Calix[4]resorcinarenes synthesized through a condensation reaction between resorcinol and an aliphatic or aromatic aldehyde under acidic conditions yield products in the form of cyclic tetramer calixresorcinarenes that theoretically can contain four diastereoisomer products. However, in reality, only three have been identified to be formed by the reaction with an aliphatic aldehyde and two from the reaction of an aromatic aldehyde with resorcinol. The products with crown conformation with all side chains in the axial position (rccc) are more desirable and stable thermodynamically. Hogberg reacted resorcinol with acetaldehyde by adding hydrochloric acid. The reaction occurred at 75°C for 1 h and yielded sediment that was subsequently acetylated. The acetylated product was in the form of two isomeric cyclic tetramers, one of which formed cis (rccc) conformation of up to 47%, while the other product formed rctt conformation with a percentage yield of 13%. This indicated that products with all side chains in the axial position (rccc) are more desirable and stable thermodynamically [39]. The same result can be obtained by selectively increasing the alcohol proportion in the solvent mixtures used and increasing the reaction temperatures and time [39, 40].

Several synthesis methods of calix[n]arenes and their derivatives have been largely developed to produce high yields. However, the methods require heating at high temperatures and a long reaction time. This requirement is disadvantageous, ultimately when the synthesis is done on a large scale. The required solvents will be in a very large amount, and the reaction time needed will be much longer. This makes the synthesis of calix[n]arenes and their derivatives not environmentally friendly.

2.2. Green synthesis procedures

Various approaches to calixarenes and their derivatives have been attempted, one of which is by implementing the concept of “green chemistry.” The synthesis of calixarenes and their derivatives requires heating at high temperatures for quite a long time. The heating is usually done using conventional heating, where heat transfer occurs conductively. The method is relatively slow and inefficient to transfer energy into the reaction system, as it depends on the thermal conductivity of the materials used; consequently, the temperature of the reaction vessel will be greater than that in the reaction compound. Irradiation with a microwave can produce more efficient internal heating because microwave energy penetrates into the containers so that it can directly hit the reaction compound, and energy transfer becomes more efficient. The phenomenon will depend on the ability of the molecules (solvents or reagents) to absorb microwave energy and change it into heat. The thermal energy is obtained when the polar molecules try to align themselves with an electric field resulted from microwave irradiation. The amount of heat produced depends on the dielectric properties of the molecules. Dielectric constants indicate the ability of the molecules to get polarized by the electric field. The electric field received by the molecules causes reorientation of the dipolar molecules which in turn increases polarity and reactivity by reducing the activation energy. Consequently, the reaction can happen more quickly [4143].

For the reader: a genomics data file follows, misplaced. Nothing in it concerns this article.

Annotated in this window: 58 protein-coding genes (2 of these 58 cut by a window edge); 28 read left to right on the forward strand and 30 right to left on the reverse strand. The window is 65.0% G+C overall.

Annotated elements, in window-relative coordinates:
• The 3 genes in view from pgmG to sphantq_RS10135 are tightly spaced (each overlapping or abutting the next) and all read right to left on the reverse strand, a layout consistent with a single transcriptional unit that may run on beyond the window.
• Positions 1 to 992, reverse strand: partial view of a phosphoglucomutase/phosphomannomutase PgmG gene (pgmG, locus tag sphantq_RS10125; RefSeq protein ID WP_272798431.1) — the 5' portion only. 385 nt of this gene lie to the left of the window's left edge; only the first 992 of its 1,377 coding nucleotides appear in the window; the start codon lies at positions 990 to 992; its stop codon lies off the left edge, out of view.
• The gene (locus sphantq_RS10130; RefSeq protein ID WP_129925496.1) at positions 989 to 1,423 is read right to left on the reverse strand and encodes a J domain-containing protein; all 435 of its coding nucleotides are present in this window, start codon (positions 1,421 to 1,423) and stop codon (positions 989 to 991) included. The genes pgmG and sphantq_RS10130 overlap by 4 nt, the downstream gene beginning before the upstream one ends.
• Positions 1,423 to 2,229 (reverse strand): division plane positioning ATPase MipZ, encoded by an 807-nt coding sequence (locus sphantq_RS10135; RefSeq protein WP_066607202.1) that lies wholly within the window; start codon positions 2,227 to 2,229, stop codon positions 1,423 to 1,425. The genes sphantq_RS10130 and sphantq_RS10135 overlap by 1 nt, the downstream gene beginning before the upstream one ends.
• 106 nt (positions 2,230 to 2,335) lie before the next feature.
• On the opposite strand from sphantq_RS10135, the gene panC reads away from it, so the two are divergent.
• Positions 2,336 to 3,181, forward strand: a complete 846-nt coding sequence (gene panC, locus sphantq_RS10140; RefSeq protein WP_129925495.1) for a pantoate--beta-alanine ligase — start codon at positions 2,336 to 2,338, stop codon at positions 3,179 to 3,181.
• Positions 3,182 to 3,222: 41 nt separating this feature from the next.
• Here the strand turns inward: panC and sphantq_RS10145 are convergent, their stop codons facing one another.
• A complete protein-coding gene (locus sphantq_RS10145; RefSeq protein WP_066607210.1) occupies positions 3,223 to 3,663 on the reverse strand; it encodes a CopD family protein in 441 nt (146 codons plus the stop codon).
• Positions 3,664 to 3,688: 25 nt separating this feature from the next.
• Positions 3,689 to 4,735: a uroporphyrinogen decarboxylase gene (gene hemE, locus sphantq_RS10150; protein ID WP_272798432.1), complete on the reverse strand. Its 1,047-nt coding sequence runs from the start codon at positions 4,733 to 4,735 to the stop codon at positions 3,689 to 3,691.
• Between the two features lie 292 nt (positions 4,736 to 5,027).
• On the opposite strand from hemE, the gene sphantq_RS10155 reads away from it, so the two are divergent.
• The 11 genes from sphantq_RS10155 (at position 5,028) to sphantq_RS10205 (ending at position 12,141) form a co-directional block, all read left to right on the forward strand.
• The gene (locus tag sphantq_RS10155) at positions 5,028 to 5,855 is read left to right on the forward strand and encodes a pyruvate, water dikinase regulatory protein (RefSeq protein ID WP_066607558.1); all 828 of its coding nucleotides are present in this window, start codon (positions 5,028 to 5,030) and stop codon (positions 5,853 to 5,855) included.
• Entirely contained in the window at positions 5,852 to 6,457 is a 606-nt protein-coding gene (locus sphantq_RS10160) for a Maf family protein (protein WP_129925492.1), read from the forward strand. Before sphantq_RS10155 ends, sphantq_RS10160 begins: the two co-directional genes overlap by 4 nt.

Organic synthesis using microwave technology has been largely employed, as it can accelerate the reaction time as a consequence of an increase in heating that cannot be achieved with conventional heating [44]. This is what happened in Baozhi’s [45] synthesis of p-methylcalix[6]arene. A reaction compound consisting of formaldehyde, p-methylphenol, and KOH was heated with microwave for 2–8 min (output power at 100%). The required reaction time at this stage was faster than that when using conventional heating, which could take up to 2 h. After solids were formed, reflux was done for 40 min using dimethylbenzene. When cooled down, white crystals with a melting point of 361–362°C were yielded for up to 81.7%. The synthesis of p-tert-butylcalix[8]arene was done with the same procedure using the microwave as well, in which the compound was radiated for 4–8 min. To yield a larger cyclic reaction product, the amounts of bases used were increased with a longer reflux time. As previously discussed, bases and reflux time play a role in cyclic formation [45].

The same phenomenon was observed when calixarene synthesis was done using resorcinol, which is known to be more reactive than phenol. The reaction product in the form of cyclic tetramer calix[n]resorcinarene was obtained after the compound was heated with conventional heating for 5–10 h, with a reaction yield of around 60–90%. However, the reaction could be faster when the heating method was changed with microwave. One reaction only required 3–5 min with a greater reaction percentage yield, namely, around 80–90% [46]. This finding was put to use in the synthesis of thiacalix[n]arene with n = 4–8 [47].